Start by searching on the internet or at the library. Make sure you know what the company does, who their market is and why they believe in themselves. When the hiring authority asks you, “What do you know about the company?,” if you obviously don’t have a clue or try to fake your way through an answer, you’re done before you begin.
Use the information from your research to make a list of questions to take with you. The answers to these questions will show you if you want to pursue this opportunity.
Do a flight plan on how you’ll answer typical interview questions. This is your sales pitch. You’ll do infinitely better if you plan beforehand, rather than answering with the first lame thing that comes to mind whenever you’re asked a question. Start by putting together a nice crisp version of “Tell me about yourself.”
Write a thank you letter. Highlight one or two aspects about the job or company that are particularly attractive to you. If you plan to pursue this job, the letter should be easy to write because it will be genuine. If you’re not going to pursue it, then withdraw yourself.
Follow up. Follow up. Follow up. The strategy behind this action isn’t to find out information, though it’s nice when you do. The reason you do this is to keep your name in front of the buyer, just as companies run their commercials on television ad infinitum. Following up demonstrates enthusiasm and who doesn’t want to be liked? All things being equal, a company will hire the more enthusiastic person every time, especially when that person has specifically named the reasons for their enthusiasm.
Because what you do—or don’t do—determines where you’ll be and if you’ll be happy with the results. If you follow the steps I’ve just outlined and you’re pro-active, the chances are far better of you landing a position at a company that leaves you thrilled to be there.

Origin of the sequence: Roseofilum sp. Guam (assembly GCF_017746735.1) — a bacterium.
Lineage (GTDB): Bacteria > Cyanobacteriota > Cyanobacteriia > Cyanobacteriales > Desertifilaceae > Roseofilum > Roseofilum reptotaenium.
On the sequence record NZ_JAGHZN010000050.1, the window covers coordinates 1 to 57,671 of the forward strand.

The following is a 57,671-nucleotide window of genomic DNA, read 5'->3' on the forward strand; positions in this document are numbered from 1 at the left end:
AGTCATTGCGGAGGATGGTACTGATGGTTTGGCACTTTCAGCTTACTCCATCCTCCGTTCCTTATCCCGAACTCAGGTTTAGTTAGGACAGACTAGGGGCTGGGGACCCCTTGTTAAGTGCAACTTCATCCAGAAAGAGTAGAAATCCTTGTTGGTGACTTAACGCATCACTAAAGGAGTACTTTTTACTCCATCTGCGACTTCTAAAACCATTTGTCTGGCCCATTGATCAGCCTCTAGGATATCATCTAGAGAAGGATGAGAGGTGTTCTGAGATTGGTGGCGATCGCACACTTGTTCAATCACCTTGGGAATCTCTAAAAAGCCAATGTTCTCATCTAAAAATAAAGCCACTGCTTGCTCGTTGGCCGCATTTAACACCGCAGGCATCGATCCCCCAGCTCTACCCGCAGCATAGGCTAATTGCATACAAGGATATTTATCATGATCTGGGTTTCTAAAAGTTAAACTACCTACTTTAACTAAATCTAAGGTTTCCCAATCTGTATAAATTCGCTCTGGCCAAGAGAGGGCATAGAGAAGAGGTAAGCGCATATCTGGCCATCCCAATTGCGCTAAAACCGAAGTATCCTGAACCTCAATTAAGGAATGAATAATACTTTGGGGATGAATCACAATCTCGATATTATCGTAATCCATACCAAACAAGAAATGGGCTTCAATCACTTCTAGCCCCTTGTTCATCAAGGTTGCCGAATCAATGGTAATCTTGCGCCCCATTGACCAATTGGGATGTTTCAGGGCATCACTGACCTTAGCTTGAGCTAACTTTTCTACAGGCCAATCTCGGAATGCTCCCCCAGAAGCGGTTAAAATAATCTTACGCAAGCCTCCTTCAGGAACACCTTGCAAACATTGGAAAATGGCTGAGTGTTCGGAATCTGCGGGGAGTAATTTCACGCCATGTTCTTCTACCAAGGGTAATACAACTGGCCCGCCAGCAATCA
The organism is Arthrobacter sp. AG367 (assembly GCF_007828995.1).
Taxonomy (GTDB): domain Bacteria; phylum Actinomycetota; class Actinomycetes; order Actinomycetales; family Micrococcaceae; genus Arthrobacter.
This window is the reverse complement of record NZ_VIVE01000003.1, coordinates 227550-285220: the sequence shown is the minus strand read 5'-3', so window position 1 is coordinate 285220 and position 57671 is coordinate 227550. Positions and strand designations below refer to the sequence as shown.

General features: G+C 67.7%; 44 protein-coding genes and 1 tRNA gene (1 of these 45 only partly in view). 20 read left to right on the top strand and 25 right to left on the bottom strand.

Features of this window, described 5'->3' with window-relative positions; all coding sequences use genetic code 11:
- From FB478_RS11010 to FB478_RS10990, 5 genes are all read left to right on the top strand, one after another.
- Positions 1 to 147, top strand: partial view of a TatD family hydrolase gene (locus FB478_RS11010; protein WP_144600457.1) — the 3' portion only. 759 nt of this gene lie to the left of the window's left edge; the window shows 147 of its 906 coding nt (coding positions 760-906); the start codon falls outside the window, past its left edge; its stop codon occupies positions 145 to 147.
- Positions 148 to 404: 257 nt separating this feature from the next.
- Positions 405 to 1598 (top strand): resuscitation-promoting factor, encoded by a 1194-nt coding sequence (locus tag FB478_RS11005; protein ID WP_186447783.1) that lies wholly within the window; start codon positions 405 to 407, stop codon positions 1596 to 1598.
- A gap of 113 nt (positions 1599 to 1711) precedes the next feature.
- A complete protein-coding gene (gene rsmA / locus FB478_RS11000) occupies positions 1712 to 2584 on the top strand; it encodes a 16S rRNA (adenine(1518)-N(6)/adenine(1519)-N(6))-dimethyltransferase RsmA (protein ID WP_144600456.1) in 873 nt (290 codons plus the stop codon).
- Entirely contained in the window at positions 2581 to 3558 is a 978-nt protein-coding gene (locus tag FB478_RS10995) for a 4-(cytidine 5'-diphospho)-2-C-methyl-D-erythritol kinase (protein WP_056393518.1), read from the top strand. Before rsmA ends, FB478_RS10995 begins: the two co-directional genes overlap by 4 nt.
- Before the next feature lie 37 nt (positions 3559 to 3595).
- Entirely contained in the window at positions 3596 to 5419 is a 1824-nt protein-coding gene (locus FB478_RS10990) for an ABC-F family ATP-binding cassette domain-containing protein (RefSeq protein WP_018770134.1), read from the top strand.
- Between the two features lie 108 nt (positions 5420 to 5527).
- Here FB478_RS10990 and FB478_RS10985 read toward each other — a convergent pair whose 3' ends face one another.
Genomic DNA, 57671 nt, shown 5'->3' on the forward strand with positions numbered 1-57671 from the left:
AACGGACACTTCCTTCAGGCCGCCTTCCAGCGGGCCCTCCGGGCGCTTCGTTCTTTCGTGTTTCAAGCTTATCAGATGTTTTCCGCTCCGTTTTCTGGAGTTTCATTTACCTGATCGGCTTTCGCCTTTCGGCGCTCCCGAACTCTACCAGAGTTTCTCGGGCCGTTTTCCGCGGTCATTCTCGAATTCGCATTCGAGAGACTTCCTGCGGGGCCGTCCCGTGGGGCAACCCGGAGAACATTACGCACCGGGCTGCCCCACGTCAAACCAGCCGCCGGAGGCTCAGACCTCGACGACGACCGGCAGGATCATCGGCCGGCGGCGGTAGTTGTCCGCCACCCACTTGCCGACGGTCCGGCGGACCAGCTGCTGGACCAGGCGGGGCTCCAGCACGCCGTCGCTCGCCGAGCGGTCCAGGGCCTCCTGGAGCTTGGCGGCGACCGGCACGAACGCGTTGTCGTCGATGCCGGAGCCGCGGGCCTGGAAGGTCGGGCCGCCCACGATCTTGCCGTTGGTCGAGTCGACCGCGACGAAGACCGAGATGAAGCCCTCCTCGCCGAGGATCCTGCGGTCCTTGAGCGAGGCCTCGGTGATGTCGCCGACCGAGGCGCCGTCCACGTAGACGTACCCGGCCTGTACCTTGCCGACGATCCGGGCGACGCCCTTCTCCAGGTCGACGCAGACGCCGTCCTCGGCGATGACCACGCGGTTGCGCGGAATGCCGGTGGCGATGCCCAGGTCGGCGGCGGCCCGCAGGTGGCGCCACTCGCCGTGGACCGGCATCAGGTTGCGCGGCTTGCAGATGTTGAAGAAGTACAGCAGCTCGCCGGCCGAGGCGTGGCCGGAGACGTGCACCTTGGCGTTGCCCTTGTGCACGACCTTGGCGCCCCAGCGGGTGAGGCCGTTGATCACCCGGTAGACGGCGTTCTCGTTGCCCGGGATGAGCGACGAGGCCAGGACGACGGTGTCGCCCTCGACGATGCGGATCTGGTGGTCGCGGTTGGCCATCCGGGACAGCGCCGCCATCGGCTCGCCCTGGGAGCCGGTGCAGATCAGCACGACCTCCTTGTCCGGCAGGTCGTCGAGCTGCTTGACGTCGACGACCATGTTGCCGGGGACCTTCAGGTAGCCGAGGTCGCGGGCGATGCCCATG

Attitude is equally important. When you know exactly what you’re looking for and have a plan to find it, you can go after it with laser-like focus. You’re excited. You make things happen. You entertain ideas and ways to get your name out there that you otherwise might have dismissed, if you’d even thought of them in the first place. You get to screen for the interviews and you get to decide which ones to pursue. You’re in the driver’s seat making it happen instead of waiting for something to find you.
Everything happens for a reason. Everything is a blessing, and it’s always about the power of choice. We create our own reality.
…it brings growth. There’s a great quote by Maya Angelou: “If you don’t like something, change it. If you can’t change it, change your attitude.” The choice I want to make in these situations is to ask myself, “Who am I in the face of what’s taking place right now? And what do I want to do with this situation?” And then continue my choices in that fashion.
Having the courage to get into recruiting and deciding to stick with it. My previous job had been in public relations and prior to that, news reporter for a non-network television station, so recruiting seemed to be a natural blend.
For more information on Judi Perkins, visit www.findtheperfectjob.com.